When retired Army Brig. Gen. Clara L. Adams-Ender’s father steered her away from a career in law to one in nursing, she thought, “I’ll do this nursing thing, and once I get finished, I’ll go back and become a lawyer like I wanted to be.”
“Well, I never quite got around to [doing that],” she said.
Loving anything with a challenge, Adams-Ender quickly took a liking to the complexity of nursing. But with nine siblings and a father who was a sharecropper, she needed a way to pay for her education.
“I was walking by the student union building, and I saw a big sign that read: The Army Nurse Corps Needs You,” Adams-Ender said. This marked the start of her decades-long relationship with the U.S. Army Nurse Corps.
After earning a bachelor’s degree in nursing in 1961, Adams-Ender joined the Army Nurse Corps as a second lieutenant.
Nearly 26 years later, in 1987, she became chief of the Army Nurse Corps, a position she held until 1991.
“It was my honor to serve as chief of the Army Nurse Corps,” she said. “[I] left with the satisfaction that I gave it my best and things turned out pretty well.”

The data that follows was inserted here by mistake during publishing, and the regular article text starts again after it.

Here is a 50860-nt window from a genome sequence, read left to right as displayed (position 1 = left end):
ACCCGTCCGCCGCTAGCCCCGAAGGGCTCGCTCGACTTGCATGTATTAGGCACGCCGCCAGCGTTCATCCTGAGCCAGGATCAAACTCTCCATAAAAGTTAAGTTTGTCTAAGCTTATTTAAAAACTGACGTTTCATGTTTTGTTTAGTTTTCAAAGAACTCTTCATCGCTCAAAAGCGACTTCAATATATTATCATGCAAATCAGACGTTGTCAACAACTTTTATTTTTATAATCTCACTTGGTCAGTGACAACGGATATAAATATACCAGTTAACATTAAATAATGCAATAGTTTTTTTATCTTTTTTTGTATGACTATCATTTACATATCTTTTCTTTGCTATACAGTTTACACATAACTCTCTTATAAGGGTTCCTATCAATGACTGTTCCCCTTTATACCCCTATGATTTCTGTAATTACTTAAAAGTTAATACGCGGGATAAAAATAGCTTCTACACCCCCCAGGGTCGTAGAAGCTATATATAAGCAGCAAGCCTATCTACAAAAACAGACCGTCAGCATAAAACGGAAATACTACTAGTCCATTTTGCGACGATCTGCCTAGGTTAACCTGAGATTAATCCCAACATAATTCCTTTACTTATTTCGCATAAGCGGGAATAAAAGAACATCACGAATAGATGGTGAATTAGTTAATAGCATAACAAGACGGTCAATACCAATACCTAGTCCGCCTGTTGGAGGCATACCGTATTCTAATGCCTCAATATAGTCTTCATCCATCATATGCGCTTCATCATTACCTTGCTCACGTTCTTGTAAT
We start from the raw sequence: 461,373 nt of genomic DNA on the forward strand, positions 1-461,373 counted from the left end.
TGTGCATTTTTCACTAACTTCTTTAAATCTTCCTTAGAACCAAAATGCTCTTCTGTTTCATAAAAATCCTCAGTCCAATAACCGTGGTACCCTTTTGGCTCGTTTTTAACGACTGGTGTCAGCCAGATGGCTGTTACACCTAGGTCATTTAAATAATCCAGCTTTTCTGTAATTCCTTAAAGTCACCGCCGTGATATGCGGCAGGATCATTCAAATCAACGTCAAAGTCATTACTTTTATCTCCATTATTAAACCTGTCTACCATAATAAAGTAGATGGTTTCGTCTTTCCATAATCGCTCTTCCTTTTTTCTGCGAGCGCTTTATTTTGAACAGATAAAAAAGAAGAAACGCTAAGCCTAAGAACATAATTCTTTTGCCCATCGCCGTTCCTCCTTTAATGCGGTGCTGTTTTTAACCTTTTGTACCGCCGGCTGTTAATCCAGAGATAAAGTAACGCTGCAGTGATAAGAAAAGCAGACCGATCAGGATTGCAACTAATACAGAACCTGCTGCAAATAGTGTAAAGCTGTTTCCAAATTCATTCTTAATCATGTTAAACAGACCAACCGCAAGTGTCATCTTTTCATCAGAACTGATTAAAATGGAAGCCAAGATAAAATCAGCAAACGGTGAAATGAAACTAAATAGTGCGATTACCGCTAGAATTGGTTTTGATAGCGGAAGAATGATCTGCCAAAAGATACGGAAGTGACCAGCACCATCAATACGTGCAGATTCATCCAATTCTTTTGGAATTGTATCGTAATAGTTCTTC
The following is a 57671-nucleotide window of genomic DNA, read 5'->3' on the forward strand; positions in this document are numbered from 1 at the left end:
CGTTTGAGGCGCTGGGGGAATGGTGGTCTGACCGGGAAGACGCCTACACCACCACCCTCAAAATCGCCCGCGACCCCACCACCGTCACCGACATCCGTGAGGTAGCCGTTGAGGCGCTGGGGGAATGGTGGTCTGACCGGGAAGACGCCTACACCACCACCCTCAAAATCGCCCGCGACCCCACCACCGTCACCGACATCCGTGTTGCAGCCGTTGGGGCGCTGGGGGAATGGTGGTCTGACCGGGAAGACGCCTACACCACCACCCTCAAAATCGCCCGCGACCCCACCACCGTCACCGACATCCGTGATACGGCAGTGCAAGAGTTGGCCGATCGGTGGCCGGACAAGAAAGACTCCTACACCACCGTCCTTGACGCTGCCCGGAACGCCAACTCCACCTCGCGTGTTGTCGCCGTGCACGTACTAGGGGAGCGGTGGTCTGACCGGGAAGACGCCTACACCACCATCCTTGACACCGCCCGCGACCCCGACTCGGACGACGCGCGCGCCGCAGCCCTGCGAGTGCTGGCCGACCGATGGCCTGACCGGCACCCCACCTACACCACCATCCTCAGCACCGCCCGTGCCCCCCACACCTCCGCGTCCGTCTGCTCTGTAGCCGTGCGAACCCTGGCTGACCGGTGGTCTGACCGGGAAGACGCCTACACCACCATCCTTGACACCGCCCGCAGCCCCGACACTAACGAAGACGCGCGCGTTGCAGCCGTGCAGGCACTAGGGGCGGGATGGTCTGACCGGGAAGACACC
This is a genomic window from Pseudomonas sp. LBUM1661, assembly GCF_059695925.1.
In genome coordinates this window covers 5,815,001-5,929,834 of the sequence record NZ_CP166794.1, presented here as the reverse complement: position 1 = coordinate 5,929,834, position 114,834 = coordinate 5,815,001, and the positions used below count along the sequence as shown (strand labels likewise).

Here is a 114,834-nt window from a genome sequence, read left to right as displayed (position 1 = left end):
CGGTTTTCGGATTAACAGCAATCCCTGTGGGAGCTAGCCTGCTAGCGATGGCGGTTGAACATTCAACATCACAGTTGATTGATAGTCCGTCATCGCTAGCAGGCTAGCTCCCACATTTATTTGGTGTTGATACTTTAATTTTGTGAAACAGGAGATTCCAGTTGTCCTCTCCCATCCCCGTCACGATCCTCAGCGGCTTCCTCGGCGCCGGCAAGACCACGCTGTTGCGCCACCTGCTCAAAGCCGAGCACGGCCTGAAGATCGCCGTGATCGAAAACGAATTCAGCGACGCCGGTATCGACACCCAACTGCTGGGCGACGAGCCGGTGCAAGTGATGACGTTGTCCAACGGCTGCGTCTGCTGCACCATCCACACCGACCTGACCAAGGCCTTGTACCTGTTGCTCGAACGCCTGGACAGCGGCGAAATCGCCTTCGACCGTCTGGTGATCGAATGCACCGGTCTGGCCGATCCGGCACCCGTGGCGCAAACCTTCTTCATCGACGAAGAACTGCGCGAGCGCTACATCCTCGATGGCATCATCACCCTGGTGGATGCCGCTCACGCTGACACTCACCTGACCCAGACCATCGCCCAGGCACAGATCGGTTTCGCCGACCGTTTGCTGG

During her time on active duty, Adams-Ender also served on the Defense Advisory Committee on Women in the Services from 1987-93. On the committee, she fought to ensure women had the same opportunities as men in the military.
Adams-Ender was serving as commanding officer at Fort Belvoir, Va., when she retired in 1991 with more than 30 years of service.
She said being the first woman in the Army to qualify for and be awarded the Expert Field Medical Badge is one of her greatest accomplishments from her time in the Army.
Brig. Gen. Clara L. Adams-Ender, USA (Ret), retired in 1991 after more than 30 years of service. (Photo courtesy of Clara L. Adams-Ender)
Following retirement, she served as president of the management consulting firm Caring About People with Enthusiasm (CAPE) Inc. In 2009, she founded CAPE Legacy Fund, a nonprofit that provides scholarships for nursing and ROTC students in need. She has been running the nonprofit for 11 years now.
Also a published author, Adams-Ender released her memoir, My Rise to the Stars: How a Sharecropper's Daughter Became an Army General, in 2001. She describes writing the book as a “tremendous experience.” She hopes to write and publish more books soon.
Though retired, Adams-Ender said you never really stop being a nurse.
“You may learn to do something else, but [our communities] will always need somebody to observe what’s happening to [us] and to respond in some kind of way,” she said. “I keep at this nursing business all the time.”